Halfway through her first Coachella set, Beyoncé says, “Coachella, thank you for allowing me to be the first black woman to headline Coachella,” and then after a beat, “Ain’t that ’bout a bitch?”
It is absurd to think that Beyoncé is the first black woman to headline perhaps the biggest music festival in the country. But Beyoncé knows that. She had to create a space for her community where there was none and elevate voices and talents that have been historically overlooked.
The documentary shows how she brought the black college experience to life and the diligence it took to pull off. From surveying stones sewn onto leotards to having her crew perform without music behind them, she watched over her creation the way her fans watch over her — obsessively and carefully.
“Instead of me pulling out my flower crown, it was more important that I brought our culture to Coachella,” Beyoncé says in the documentary.
She showed us that this level of success and history-making-ness can’t be done without your people around you. She brought out her rapper husband Jay-Z, her sister Solange and the women that helped her rise — Kelly Rowland and Michelle Williams of Destiny’s Child.
The documentary also shows us what we probably already knew — Beyoncé is the hardest working person in her field, she’s a perfectionist and she’s a damn athlete.
In the documentary, she is candid about having high blood pressure, toxemia and preeclampsia during her pregnancy with twins Rumi and Sir, a surprise that had prevented her from headlining Coachella in 2017.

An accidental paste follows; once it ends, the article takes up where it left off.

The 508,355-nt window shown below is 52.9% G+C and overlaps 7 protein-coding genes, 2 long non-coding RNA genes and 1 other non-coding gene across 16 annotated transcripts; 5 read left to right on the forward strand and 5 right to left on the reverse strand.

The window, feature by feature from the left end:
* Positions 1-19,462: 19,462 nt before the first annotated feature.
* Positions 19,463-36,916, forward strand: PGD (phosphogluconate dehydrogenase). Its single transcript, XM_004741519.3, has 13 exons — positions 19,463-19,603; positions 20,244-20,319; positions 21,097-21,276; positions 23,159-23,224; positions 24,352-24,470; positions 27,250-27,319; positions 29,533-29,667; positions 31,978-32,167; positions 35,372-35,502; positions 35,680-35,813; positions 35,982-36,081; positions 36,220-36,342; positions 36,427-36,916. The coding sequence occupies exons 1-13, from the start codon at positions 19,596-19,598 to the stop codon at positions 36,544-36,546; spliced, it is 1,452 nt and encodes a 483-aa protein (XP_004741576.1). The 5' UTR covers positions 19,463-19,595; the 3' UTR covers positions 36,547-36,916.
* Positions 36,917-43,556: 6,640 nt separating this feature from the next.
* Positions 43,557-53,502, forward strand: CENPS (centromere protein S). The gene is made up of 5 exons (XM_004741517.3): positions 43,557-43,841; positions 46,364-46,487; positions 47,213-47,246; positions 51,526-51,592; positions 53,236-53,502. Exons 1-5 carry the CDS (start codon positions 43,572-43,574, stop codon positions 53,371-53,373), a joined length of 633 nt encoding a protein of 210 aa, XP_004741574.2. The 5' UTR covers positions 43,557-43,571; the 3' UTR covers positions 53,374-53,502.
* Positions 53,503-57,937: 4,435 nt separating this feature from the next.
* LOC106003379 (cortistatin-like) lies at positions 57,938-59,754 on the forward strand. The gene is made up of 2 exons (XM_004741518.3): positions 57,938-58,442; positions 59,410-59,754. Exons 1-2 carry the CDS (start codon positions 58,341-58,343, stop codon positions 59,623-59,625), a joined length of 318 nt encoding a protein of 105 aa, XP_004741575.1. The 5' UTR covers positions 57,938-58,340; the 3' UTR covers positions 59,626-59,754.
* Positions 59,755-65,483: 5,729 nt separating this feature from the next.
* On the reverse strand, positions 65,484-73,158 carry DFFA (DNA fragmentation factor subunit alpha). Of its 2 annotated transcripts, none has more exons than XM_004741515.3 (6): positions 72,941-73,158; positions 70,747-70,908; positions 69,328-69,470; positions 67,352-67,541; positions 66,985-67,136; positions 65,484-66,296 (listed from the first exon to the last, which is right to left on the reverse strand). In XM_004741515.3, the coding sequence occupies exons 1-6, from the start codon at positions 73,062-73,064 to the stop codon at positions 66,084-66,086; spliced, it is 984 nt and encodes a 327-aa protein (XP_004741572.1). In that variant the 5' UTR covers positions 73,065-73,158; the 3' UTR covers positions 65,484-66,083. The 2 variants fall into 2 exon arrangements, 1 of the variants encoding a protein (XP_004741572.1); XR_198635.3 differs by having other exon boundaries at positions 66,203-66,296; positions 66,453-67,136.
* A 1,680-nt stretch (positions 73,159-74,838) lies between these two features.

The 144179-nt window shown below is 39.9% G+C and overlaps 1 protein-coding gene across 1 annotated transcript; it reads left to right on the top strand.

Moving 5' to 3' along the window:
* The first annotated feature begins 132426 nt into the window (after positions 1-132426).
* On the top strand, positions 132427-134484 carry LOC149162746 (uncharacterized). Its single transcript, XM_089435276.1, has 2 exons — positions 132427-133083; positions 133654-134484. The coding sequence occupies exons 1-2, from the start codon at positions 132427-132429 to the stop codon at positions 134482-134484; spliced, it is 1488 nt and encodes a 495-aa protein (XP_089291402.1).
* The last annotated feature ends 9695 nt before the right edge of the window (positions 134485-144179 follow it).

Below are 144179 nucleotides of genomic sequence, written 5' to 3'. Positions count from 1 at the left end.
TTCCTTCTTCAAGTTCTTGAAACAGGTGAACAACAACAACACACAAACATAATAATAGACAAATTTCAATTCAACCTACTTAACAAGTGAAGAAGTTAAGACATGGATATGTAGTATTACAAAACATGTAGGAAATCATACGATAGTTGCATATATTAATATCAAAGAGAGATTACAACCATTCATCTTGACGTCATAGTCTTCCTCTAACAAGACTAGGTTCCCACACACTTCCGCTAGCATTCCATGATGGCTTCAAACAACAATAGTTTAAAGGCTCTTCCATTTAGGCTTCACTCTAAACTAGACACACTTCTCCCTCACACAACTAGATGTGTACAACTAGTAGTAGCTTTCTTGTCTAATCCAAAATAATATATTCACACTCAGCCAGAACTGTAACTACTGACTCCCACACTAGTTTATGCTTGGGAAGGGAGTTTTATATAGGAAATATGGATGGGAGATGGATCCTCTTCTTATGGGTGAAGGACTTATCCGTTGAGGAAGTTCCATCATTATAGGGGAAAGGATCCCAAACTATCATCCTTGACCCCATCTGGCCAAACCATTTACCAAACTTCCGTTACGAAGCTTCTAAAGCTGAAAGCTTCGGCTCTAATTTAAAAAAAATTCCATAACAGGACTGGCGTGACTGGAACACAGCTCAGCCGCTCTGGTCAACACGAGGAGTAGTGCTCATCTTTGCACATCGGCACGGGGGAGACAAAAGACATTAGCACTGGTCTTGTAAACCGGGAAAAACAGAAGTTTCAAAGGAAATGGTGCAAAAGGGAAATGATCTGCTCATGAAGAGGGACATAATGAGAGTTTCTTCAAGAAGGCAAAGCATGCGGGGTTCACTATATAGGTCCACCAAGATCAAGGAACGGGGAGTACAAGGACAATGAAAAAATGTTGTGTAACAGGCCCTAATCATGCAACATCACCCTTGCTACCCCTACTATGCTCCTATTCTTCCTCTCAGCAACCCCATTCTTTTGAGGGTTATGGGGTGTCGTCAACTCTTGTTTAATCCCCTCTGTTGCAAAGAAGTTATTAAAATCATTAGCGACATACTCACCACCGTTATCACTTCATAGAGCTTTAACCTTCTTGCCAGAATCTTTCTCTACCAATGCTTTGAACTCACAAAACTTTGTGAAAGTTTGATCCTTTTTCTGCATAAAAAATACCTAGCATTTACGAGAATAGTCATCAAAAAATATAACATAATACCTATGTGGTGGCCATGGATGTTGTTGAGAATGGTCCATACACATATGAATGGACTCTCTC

She had to have an emergency C-section because one of the twins’ hearts paused a few times, she says. After giving birth, she spent eight months crafting the show by both restricting her diet and working through choreography and staging. In between rehearsals on three sound stages, she’d run back to her trailer to breastfeed.
She wanted the performance to be a culmination of her more than 20-year career and it was. She was fun and political and cheesy and damn it, she sang. Her voice sounds like honey and smoke and it didn’t deviate the whole time.
Even if, like me, you haven’t lived experiences like these, or do not claim the identities that Beyoncé claims, you cannot help but feel admiration for the way that she has lived them.